Prempeh: I was looking for people whose stories hadn't been told and/or who emphasized a particular experience of being Black in design. I wanted narratives that illuminated issues that are still relevant now. 

Paul R. Williams, 1952. Photography by Julius Shulman. Image courtesy of the J. Paul Getty Trust and Charlene Prempeh.

CULTURED: In your writing, how did you bridge the gap between historical narratives and modern design perspectives?

Prempeh: In a way that is very problematic, there wasn't really a huge gap to bridge. The issue Ann Lowe had with not being recognised for her work is still a problem with Black creatives. The complications of respectability politics that [architect] Paul Revere Williams suffered is still something that some Black designers have to navigate. The industry still struggles to recognize Black female genius in the vein that I discuss [cartoonist] Jackie Ormes's work. Progress has not been a linear trajectory. 

CULTURED: As the founder of A Vibe Called Tech, you “approach creativity through an intersectional lens.” What does that look like on a practical level in your day-to-day work? 

Prempeh: It means that in developing strategy and in execution, we consider the perspectives of voices that historically go unheard. One of the things that marks our agency as different is that we tend to accompany any visual story with details on how the narrative was developed in the form of interviews, essays, or podcasts so those consuming the work can go beyond the aesthetic to understanding the lives of people featured and the cultural relevance of the story being told.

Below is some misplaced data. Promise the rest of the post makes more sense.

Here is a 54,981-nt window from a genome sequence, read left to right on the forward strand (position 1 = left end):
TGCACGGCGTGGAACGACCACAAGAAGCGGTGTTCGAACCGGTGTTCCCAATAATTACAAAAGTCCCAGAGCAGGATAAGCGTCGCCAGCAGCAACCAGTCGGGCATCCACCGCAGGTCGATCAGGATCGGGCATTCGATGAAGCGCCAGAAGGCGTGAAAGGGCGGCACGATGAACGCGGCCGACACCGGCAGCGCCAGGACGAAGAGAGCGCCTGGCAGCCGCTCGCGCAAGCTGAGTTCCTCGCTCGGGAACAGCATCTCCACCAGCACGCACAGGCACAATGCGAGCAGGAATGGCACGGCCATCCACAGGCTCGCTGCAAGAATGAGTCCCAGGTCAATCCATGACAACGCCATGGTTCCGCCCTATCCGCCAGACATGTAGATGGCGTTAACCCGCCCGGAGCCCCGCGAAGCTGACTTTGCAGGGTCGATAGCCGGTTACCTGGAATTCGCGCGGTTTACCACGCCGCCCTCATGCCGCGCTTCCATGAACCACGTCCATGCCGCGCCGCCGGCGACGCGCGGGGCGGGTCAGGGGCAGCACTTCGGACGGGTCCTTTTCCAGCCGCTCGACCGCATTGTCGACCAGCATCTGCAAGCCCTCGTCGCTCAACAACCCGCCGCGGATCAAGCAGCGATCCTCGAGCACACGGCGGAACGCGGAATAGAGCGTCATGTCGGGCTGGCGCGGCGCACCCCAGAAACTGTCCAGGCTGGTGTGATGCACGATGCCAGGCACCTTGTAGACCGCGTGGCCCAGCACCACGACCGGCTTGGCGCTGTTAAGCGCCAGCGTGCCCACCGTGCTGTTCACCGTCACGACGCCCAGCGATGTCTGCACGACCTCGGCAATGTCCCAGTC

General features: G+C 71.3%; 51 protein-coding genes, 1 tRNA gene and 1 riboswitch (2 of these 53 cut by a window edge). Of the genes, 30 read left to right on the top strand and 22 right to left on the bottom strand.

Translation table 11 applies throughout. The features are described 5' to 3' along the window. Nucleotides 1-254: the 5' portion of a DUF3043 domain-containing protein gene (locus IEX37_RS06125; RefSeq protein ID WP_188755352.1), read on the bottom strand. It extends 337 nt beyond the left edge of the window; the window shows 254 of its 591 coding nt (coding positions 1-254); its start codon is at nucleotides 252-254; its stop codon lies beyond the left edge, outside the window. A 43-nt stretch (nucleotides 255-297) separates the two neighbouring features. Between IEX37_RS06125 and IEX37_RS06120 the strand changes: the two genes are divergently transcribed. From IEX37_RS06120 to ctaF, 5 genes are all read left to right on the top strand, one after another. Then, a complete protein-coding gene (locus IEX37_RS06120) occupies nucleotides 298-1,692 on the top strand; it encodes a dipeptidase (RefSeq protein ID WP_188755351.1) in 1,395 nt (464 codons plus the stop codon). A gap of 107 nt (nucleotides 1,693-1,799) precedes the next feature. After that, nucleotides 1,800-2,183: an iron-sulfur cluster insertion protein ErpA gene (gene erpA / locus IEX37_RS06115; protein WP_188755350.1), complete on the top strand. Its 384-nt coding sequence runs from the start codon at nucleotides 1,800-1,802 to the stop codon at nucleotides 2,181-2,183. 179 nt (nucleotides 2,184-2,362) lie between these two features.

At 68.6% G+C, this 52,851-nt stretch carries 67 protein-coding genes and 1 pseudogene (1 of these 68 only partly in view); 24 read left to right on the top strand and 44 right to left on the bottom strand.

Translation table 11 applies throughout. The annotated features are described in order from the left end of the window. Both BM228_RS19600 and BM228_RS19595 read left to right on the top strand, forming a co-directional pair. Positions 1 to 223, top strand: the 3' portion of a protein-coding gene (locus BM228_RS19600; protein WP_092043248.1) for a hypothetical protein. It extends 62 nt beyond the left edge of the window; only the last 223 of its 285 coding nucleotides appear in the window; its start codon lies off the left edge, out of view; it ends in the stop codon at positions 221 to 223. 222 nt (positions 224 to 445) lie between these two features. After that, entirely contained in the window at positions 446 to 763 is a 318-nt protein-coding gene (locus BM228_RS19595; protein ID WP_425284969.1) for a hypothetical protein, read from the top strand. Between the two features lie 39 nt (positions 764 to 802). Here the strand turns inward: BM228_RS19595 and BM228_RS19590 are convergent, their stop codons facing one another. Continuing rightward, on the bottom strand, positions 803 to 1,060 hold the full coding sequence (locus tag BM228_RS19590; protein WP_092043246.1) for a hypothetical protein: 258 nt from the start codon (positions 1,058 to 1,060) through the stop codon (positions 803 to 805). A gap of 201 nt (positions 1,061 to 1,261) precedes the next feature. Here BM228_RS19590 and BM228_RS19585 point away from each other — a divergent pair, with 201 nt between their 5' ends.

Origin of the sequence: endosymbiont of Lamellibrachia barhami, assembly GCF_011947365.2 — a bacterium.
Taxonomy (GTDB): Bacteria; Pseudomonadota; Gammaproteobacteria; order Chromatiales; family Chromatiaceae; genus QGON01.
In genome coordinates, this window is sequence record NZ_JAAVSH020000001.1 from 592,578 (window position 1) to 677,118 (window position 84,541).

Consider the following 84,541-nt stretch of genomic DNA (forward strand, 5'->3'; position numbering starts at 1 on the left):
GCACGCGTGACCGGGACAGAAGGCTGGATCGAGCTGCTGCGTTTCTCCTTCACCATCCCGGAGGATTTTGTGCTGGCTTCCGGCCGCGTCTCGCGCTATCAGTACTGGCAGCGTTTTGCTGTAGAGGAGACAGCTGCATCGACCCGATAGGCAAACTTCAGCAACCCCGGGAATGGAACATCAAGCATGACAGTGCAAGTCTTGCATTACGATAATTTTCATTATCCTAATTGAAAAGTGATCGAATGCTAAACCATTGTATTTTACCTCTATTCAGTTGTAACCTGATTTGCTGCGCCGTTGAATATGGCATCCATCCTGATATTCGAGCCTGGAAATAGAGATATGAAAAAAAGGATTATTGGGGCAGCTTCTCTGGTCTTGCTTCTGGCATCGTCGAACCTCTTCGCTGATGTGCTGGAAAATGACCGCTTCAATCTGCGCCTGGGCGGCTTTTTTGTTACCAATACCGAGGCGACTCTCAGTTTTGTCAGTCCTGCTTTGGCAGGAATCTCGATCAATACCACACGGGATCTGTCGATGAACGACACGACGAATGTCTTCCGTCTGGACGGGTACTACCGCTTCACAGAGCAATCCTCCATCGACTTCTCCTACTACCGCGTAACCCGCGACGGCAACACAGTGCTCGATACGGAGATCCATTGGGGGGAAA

Joyce Bryant, "Tight-Tight" Gown by Zelda Wynn Valdes. Image courtesy of the Van Vechten Trust and Charlene Prempeh.

CULTURED: How do you hope readers will continue this conversation or shift their thinking on the topic?

Prempeh: The scope of the book is really wide-ranging so I see it as a starting point for discovery. My biggest joy would be if this book becomes a springboard for people to go off and do their own research or even just to stop and think about how some of the issues raised play out in their own world.

CULTURED: In discussing “mainstream” culture, you pose questions about who defines what is “normal” and whose opinions are most accepted. How does language play a role in marginalization and erasure, and how do you approach this subject in the book?

Prempeh: Language and categorization is as important as aesthetics in the design world. Whether your brand is regarded as “luxury” or “streetwear” isn't a matter of semantics—it determines the trajectory of your business and defines where you will and will not be visible. Associating Black designers with words that pigeonhole their work into a realm that is somehow “other” by describing it as “ethnic” or “urban” or “emerging” (even if it's been emerging for 10 years) minimizes the creative capital of Black design and blunts the nuances of the work. It was important for me to address the language used around “genius,” “polymath,” and “mainstream” at different points in the book and ask why Black designers, and especially Black female designers, are so often overlooked when applying these labels.